The gate of the Daur Akhvlediani Stadium (Photo by David Berger)

The gate of the Daur Akhvlediani Stadium (Photo by David Berger)

Although bearing a Georgian surname, Akhvlediani is considered a hero of Abkhazia, having left professional football in order to fight for independence. The Daur Akhvlediani Stadium also records another tragic memory of the 1992-1993 war with different reports claiming that mass-killings of ethnic Georgian civilians occurred in this sporting venue as Abkhazian forces retook the city. According to one story, mercenaries and fighters would decapitate hostages and play football on the pitch with the severed heads. Such reports, however, have yet to be verified with Paata Zakareishvili, Georgia’s State Minister for Reintegration, doubting the authenticity of these accusations.

Football – Bridging the De Facto Administrative Boundary Line?

Football is a universal language which can even unite sides warring for territory as in the cases of Moldova and Cyprus – FC Sheriff Tiraspol (See Futbolgrad’s article Moldova’s De Facto Conquerors) from the breakaway territory of Transnistria dominate the Moldovan league and regularly qualify for European competitions, whilst the representatives of the divided island nation are currently negotiating to have a united football association. However, this has not happened in Georgia. For instance, one of the culminations of pre-war tensions in Abkhazia was the split of Dinamo Sukhumi into two sides – one team (including the aforementioned Akhvlediani) continued their participation in the lower divisions of the Soviet championship whilst the Georgians, under the name “Tskhumi”, switched to the newly created domestic league.

Recently, when former Georgian U-19 international, Irakli Kortua appeared playing for Dinamo Sukhumi in the Abkhaz league, it caused significant disaffection in Georgia. Additionally, very few ethnic Abkhaz players have participated in the Georgian championship despite the fact that Abkhazia have produced several legends of Georgian football – Vitaly Daraselia, Vladimir Barkaya, Niaz Dziapshipa and Vladimer Marghania, to name but a few.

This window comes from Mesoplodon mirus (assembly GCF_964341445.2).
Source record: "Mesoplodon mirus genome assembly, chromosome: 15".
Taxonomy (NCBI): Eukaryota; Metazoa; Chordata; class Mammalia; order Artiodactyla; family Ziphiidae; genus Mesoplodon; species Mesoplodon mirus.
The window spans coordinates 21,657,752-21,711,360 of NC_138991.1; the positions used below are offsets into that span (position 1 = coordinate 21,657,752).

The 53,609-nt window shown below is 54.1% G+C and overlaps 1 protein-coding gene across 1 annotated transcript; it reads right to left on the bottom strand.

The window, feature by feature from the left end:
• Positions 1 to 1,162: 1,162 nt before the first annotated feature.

A poster in central Sukhumi marks the War in Abkhazia's 17th year anniversary (Photo taken by Shefali Lall, 2010).

A poster in central Sukhumi marks the War in Abkhazia’s 17th year anniversary (Photo taken by Shefali Lall, 2010).

These short stories highlight, through the lens of football, how the lives of some in Abkhazia were affected by the conflict in the early 1990s. The region’s shared love and desire for the game and, for many, a hope for reconciliation may contribute to the process of peace-building. Perhaps, indeed, the Daur Akhvlediani Stadium on the Black Sea coast will see its stands packed once again with the fans speaking Georgian, Abkhaz, Russian, Armenian, and Greek, all united under the passion of one team “Gag-ra! Gag-ra! Gag-ra!”

David Sichinava is a PhD candidate at Tbilisi State University. Originally from Abkhazia, David studies human geography and tries to balance his love between maps, data and football. Witnessing the greatest achievement of his favourite team FC Samgurali Tskaltubo in the final of Georgian Cup, David has been passionate about football from the age of 10.

Addendum

Domestic football has to this day not died out in Abkhazia. The unrecognized state has held a semi-amateur championship since 1994. In 2013 the competition ended with Afon from Novy Afon finishing top closely followed by Nart (Sukhumi), Abazg (Sukhumi) and Gagra.

COMMENTS

DISQUS: 0